Zotero library categoriesI’ve tried to organize the resources into logical groupings, which you can see on the right.  By clicking on any of these folders, you can see the relevant resources listed.  The library is also searchable by title, creator, year; for the resources that I was able to download as a PDF, that text is also fully searchable.  Many of the resources have been tagged, so you can also click on a tag in order to see a list of the related resources.

I’ve been hesitant to include resources that are no longer accessible because I don’t want to frustrate visitors who find an interesting citation but cannot find the relevant resource.  But this raises an interesting records management question in and of itself — is there a way the RM community can work together to maintain the accessibility of resources that otherwise may disappear when organizations go defunct or decide to cull their available inventory?

Although I’m happy for the time being to put a check mark beside this item on my to-do list, we fully intend for this resource to be a work in progress.  So if you know of additional resources from which the rest of the RM community could benefit, let us know so we can incorporate them into the bibliography.

NARA’s Federal Electronic Records Modernization Initiative: An Overview

Today’s post comes from NARA’s Office of the Chief Records Officer. 

The National Archives and Records Administration (NARA) launched the Federal Electronic Modernization Initiative (FERMI) to help agencies procure the services and solutions they need to manage their electronic records. We are approaching this in a few different ways. While Federal agencies may have different missions, structures, and resources, they do have common needs for managing their electronic records. They all need to manage their records in compliance NARA’s statutes, regulations, and guidance. We want to make it easier to figure out which services and solutions meet the requirements.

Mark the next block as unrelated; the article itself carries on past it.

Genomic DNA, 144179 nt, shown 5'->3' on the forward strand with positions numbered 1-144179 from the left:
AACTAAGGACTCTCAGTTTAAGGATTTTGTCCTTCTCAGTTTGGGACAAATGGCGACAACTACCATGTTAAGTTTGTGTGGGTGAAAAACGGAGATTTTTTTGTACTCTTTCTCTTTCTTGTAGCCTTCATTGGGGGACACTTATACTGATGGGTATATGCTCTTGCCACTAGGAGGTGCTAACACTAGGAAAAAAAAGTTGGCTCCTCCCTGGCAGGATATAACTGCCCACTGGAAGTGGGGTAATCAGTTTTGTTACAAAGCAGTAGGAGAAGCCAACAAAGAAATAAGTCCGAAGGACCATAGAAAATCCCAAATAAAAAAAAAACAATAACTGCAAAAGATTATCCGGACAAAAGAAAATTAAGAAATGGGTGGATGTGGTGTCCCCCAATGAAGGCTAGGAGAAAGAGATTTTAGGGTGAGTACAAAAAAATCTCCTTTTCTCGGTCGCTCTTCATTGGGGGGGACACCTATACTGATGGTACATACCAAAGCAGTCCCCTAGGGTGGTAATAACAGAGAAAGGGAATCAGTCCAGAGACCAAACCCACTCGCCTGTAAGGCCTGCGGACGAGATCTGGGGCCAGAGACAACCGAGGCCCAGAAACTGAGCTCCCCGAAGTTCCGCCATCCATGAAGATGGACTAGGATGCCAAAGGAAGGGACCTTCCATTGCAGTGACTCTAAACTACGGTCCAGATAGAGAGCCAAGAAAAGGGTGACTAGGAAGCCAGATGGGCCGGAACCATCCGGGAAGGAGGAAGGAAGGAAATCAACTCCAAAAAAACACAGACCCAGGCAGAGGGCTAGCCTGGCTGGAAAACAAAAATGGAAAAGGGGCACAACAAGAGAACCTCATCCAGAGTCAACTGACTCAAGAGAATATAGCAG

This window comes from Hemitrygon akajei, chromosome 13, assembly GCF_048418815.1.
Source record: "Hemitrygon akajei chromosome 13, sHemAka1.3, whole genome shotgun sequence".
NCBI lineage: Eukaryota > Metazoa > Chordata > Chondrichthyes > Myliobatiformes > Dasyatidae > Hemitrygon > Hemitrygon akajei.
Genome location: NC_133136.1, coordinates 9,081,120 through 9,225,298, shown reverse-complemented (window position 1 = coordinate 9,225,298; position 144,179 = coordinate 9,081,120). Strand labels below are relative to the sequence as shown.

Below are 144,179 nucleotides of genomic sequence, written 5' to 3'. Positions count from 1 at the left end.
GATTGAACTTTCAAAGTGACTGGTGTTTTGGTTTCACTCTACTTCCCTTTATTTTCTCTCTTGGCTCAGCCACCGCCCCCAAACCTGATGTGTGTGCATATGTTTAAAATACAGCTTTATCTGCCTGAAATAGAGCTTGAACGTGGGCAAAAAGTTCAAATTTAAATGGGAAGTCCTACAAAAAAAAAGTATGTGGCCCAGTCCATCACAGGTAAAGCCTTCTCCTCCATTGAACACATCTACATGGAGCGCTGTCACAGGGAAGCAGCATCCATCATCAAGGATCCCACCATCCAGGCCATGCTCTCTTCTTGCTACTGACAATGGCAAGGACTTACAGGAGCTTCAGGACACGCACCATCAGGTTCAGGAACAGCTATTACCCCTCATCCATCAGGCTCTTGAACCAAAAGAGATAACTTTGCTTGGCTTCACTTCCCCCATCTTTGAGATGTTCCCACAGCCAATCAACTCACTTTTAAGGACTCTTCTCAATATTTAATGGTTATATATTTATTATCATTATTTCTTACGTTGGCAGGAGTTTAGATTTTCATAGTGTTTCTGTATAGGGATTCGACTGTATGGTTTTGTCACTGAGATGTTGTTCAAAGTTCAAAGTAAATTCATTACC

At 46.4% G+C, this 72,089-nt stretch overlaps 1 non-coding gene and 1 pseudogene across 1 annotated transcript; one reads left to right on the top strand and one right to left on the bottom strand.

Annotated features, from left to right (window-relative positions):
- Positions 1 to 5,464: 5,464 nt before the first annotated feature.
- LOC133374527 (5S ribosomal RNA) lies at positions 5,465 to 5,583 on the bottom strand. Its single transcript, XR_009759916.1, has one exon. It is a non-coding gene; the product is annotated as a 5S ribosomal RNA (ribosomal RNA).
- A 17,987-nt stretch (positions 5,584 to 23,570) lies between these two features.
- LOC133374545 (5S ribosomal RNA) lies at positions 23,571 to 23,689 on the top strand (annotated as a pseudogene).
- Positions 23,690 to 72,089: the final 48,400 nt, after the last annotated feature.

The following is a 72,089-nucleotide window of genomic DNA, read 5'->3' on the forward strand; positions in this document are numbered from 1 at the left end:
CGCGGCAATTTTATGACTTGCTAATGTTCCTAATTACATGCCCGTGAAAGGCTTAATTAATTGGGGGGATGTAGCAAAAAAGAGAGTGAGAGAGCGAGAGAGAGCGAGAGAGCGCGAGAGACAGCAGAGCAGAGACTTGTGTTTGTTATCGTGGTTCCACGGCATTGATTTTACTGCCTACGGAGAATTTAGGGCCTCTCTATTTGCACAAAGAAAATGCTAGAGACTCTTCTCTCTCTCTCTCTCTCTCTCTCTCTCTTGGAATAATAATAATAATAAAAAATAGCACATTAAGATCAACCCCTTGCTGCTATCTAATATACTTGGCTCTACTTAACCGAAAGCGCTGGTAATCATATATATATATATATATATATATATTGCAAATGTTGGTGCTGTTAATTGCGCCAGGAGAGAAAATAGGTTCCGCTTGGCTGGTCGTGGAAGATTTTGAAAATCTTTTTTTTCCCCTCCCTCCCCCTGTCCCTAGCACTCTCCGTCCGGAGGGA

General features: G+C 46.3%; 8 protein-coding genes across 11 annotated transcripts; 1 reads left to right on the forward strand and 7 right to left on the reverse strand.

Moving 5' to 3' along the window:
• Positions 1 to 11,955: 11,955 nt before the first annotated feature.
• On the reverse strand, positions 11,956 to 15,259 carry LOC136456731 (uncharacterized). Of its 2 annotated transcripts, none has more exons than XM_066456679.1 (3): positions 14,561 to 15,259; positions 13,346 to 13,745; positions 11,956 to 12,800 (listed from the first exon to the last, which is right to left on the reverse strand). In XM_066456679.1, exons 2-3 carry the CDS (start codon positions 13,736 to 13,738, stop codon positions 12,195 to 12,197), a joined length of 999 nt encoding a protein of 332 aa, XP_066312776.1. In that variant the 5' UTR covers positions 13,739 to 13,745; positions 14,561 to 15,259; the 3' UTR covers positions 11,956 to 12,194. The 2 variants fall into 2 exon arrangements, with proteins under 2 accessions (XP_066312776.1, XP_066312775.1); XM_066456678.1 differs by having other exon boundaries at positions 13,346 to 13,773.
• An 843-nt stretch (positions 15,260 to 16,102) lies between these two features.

FERMI image 5-22-18

FERMI emerged from the Automated Electronic Records Management Plan, written to support the Managing Government Records Directive (M-12-18). FERMI aims to to provide a government-wide, modern, cost-effective, standardized, and inter-operable set of records management solutions providing common, core functionality to support records management services for Federal agencies.

First, we are working with two groups at the General Services Administration (GSA): the Unified Shared Services Management (USSM) office under the Office of Shared Solutions and Performance Improvement (OSSPI) and the Schedule 36 team under the Federal Acquisitions Services (FAS).   

Unified Shared Services Management

NARA is the Standards Lead for Records Management and participates on the Business Standards Council. We provide records management input to the other Services Areas (Human Capital, Financial Management, Grants Management, IT, etc.). USSM produced the Federal Integrated Business Framework (FIBF)  to help the Federal Government better coordinate and document common business needs across agencies and focus on outcomes, data, processes and performance.

GSA’s Schedule 36

We worked with GSA to create a Special Item Number (SIN) for Electronic Records Management (ERM) in Schedule 36. The existing SIN 51 504 was updated to solely include services related to physical records management. SIN 51 600 – Electronic Records Management Solutions was created for services necessary to provide a total ERM solution.  Vendors must self-certify they meet the Universal ERM Requirements to be included in SIN 51 600.